How transportation is affecting the 2019 Top 100 Growers
While a smaller percentage of respondents to the 2019 Top 100 Growers survey than last year said transportation was an issue (57 percent as opposed to 71 percent in 2018), it’s still the No. 3 issue these growers say they face.
According to the American Transportation Research Institute’s Critical Issues in the Trucking Industry — 2018 survey, driver shortages are the No. 1 issue facing logistics industries. Michael Van Wingerden, who manages logistics for Metrolina Greenhouses (T-No. 5 in the 2019 Top 100 Growers), told me a few years ago a driver shortage was affecting their operations.
While there’s been some push back against the social stigma of skilled labor jobs, it’s still going to take some time for numbers to build back up in industries like transportation. Until then, growers will have to get lean in their logistics operations to ship product more efficiently.
There are several areas where growers can improve their logistics. First, growers need to make sure trucks are filled to maximum capacity to reduce the amount of trucks being used. Less trucks means less drivers to hire. Growers also can optimize truck routes to make sure drivers deliver to the maximum number of stores each trip.
How technology can help the 2019 Top 100 Growers
Many of the ways growers can help improve their labor and transportation issues is through technology. To attract more workers, whether it’s front-office personnel, greenhouse workers or drivers, online recruiting software or services can be used.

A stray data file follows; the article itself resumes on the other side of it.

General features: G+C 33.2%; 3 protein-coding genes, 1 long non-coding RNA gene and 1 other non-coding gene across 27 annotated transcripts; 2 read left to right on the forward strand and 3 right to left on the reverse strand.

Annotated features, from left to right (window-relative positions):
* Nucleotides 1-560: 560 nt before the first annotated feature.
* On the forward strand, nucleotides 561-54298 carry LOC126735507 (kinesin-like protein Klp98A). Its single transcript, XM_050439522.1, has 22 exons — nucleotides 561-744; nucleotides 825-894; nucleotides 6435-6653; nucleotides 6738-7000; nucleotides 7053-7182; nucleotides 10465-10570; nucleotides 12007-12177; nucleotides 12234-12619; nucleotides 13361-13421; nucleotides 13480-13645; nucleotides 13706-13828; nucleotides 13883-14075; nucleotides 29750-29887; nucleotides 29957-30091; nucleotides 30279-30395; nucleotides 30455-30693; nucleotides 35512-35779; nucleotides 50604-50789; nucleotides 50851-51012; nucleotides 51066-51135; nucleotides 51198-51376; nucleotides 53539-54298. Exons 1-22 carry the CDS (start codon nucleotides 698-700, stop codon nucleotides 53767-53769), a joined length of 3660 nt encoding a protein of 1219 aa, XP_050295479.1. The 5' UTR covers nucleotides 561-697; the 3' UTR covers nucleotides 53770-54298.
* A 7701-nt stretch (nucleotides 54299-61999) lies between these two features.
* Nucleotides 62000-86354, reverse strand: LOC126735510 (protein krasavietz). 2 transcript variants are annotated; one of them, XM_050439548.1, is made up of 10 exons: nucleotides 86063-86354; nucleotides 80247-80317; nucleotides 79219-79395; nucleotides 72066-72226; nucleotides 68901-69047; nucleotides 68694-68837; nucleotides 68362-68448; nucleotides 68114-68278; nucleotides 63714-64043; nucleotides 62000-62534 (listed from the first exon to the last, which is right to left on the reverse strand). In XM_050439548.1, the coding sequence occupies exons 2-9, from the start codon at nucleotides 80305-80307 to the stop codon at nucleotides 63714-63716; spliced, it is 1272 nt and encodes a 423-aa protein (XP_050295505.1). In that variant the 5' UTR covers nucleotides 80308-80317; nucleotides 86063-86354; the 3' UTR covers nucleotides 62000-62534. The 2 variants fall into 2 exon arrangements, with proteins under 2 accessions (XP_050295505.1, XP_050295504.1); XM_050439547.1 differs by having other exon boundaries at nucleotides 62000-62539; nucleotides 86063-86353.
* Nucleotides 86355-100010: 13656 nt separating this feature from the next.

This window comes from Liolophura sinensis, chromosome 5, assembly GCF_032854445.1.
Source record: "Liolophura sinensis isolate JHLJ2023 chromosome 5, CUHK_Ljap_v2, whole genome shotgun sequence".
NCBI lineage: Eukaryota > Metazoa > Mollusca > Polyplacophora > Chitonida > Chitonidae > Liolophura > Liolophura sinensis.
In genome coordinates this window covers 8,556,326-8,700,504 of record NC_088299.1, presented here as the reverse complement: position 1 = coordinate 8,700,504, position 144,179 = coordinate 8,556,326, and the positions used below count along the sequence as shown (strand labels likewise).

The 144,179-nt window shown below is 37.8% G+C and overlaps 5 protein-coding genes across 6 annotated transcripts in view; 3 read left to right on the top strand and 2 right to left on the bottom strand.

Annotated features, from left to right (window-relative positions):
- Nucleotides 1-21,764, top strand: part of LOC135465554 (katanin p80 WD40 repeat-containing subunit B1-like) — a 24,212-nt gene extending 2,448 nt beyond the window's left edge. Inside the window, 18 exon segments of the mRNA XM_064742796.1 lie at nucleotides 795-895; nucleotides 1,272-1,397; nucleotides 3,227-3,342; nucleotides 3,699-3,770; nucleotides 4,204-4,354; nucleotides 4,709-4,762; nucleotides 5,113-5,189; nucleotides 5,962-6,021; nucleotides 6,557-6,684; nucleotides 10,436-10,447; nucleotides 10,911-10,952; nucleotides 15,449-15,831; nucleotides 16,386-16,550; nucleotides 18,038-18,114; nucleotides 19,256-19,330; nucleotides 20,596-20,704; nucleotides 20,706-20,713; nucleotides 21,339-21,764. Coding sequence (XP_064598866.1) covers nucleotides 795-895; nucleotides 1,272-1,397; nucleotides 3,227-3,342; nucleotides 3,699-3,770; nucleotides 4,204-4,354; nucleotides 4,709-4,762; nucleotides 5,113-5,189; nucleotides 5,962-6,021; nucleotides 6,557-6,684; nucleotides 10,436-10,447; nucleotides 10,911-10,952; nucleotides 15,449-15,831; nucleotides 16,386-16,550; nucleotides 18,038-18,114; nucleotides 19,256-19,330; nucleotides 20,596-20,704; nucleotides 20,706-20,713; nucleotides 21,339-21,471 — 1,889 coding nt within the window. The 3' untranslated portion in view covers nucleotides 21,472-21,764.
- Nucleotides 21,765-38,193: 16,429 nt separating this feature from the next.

By investing in an HR product, like Sage HRMS, growers can stay on top of the changing landscape of government regulations. Whether it’s immigration reform, changing tax codes, OSHA requirements, or healthcare laws, this type of technology can help growers maintain compliance in many areas of their business. Interestingly, government regulation was the fifth-most common issue the Top 100 Growers survey respondents selected, so this would kill two birds with one stone.
To stay ahead of the game when it comes to what product to ship where, growers can utilize forecasting and replenishing software, such as the powerful DemandLink tool. With more than 50,000 points of data, DemandLink can more accurately pinpoint the variables that cause sales to go up and down than any other product on the market.
Dropping unprofitable offerings can help eliminate wasted space in the trucks for items that don’t sell. Proper forecasting can eliminate stops on routes when plants aren’t calculated to sell on a certain day or week.
To make sure you’re shipping product instead of shipping air, having a system like Scan by Cart for Grower Vertical can help make sure loadouts are done the most logical way. This can help drivers save time on the road and unloading at their stops. As for logistics, having a program like Truckstops, which helps your drivers plan the most direct and accurate route, can help reduce the number of total trucks needed to ship product.
We’re going to carry on this discussion at Cultivate’19 during our session “Shipping Air Costs Money: How Technology can Help Solve Logistics Issues,” scheduled for Saturday, July 13 from 10:15 to 11:15. We hope you’ll join us for this conversation.